The ‘technological push’ that is required to ensure the success of the global wine industry can take many forms, but essentially, is based on the interaction between four primary streams of knowledge and technology, namely: chemistry, biology, mechanical technologies and scientific instrumentation (Smith, 2007). These knowledge streams are spread over both phases of the winemaking process; i.e. viticulture and oenology. As briefly outlined by Smith (2007), the chemistry streams include aspects such as the chemistry of the soil, the subsequent chemical reactions taking place in the vine, as well as the production and interaction of various chemical elements present in the fermenting must and the final wine. The biological aspect entails an in-depth investigation into the biotic features such as the interactions between the various species of yeasts, bacteria and fungi on the grape as well as during the fermentation and maturation processes. Furthermore, mechanical technologies refer primarily to the machinery built to prune, harvest, destem, crush and ferment grape juice to wine, while scientific instrumentation incorporates the technology required for the monitoring and control of the grape, fermenting must and wine during maturation.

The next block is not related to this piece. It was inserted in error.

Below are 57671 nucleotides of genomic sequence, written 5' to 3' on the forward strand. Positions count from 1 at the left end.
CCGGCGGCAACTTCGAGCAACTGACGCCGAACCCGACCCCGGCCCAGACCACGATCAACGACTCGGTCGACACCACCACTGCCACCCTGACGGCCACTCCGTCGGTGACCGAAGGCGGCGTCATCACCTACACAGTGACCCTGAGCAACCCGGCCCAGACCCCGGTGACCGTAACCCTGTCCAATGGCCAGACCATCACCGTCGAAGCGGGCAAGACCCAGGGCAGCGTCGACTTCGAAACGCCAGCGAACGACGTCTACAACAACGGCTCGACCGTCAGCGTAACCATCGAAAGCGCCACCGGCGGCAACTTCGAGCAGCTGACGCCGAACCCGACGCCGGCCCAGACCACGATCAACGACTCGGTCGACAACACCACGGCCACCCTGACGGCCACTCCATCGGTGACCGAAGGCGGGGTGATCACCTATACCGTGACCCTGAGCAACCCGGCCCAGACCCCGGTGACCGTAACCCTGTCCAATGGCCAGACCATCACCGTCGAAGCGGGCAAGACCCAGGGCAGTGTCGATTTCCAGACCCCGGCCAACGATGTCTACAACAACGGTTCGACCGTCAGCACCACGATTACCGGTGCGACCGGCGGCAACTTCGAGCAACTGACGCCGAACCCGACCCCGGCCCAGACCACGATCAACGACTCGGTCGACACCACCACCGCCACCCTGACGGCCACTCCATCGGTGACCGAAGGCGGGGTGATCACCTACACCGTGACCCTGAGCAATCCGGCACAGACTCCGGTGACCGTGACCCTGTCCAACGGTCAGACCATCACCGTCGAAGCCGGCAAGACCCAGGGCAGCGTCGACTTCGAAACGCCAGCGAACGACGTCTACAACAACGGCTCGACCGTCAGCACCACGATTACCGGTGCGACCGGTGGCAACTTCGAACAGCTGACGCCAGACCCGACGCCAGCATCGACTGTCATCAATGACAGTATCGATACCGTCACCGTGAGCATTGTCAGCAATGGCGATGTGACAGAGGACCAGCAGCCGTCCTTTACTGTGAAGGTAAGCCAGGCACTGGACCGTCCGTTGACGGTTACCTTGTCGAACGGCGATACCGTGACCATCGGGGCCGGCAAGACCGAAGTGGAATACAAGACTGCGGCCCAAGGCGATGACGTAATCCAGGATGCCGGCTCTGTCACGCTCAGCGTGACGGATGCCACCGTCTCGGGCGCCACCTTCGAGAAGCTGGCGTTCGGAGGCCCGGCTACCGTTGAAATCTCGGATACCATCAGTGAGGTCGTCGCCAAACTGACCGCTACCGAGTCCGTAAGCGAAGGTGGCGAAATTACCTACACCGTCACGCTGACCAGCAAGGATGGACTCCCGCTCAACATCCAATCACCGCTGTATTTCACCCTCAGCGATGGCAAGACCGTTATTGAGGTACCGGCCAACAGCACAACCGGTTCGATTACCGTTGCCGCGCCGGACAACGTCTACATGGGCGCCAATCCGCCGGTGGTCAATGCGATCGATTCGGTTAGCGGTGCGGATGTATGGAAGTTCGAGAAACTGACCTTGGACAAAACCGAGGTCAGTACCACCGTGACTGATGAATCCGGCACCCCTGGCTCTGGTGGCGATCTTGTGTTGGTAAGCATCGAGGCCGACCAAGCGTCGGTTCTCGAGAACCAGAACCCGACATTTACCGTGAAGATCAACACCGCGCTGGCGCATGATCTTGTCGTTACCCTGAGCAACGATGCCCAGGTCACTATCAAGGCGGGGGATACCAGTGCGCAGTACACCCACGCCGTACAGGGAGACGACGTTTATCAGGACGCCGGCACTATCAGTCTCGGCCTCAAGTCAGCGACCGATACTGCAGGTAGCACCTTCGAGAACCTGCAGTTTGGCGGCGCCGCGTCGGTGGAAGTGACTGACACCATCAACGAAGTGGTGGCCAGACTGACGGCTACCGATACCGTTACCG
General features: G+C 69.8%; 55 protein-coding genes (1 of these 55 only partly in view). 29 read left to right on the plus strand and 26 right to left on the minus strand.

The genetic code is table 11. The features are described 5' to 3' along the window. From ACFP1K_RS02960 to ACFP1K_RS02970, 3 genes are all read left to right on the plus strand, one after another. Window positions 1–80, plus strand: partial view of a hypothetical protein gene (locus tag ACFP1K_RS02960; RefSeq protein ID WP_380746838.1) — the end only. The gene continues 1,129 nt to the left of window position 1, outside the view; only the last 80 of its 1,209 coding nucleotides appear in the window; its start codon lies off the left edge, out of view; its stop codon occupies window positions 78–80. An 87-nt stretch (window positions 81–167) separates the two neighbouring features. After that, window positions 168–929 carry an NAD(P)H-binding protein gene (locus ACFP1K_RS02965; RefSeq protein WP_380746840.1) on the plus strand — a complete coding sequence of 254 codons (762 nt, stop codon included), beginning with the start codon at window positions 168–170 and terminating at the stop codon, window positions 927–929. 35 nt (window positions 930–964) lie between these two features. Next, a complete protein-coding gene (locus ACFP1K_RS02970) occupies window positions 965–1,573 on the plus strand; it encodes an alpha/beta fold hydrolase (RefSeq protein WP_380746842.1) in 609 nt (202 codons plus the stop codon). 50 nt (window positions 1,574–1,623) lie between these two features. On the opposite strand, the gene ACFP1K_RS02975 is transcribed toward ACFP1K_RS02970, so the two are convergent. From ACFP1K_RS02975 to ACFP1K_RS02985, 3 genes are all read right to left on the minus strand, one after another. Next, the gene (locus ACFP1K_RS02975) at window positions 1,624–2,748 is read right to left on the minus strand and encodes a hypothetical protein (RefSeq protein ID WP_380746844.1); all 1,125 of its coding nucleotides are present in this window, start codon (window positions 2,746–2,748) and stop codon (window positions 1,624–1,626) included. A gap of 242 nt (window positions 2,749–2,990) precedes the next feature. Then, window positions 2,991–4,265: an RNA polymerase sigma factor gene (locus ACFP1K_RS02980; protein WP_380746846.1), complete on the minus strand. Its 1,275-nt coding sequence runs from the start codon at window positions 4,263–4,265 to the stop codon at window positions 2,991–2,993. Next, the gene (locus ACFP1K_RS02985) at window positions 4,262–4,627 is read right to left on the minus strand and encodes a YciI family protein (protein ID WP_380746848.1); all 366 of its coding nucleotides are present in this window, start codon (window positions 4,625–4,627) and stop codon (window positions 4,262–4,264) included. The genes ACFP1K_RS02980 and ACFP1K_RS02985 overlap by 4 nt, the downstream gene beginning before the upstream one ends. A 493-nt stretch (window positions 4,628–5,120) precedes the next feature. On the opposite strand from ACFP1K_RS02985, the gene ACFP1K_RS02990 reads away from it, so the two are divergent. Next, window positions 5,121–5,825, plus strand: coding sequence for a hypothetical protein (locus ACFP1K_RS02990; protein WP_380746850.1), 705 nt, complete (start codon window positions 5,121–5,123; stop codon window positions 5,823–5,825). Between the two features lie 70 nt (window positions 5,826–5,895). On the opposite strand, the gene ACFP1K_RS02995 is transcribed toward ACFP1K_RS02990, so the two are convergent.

Thus, at the forefront of innovation in the wine industry lies the requirement for the deeper understanding of the interaction of the chemical and biological constituents involved during the various stages of the winemaking process, from vine to wine. This can, in turn, be facilitated by the development of efficient, accurate and cost-effective monitoring instrumentation and protocols.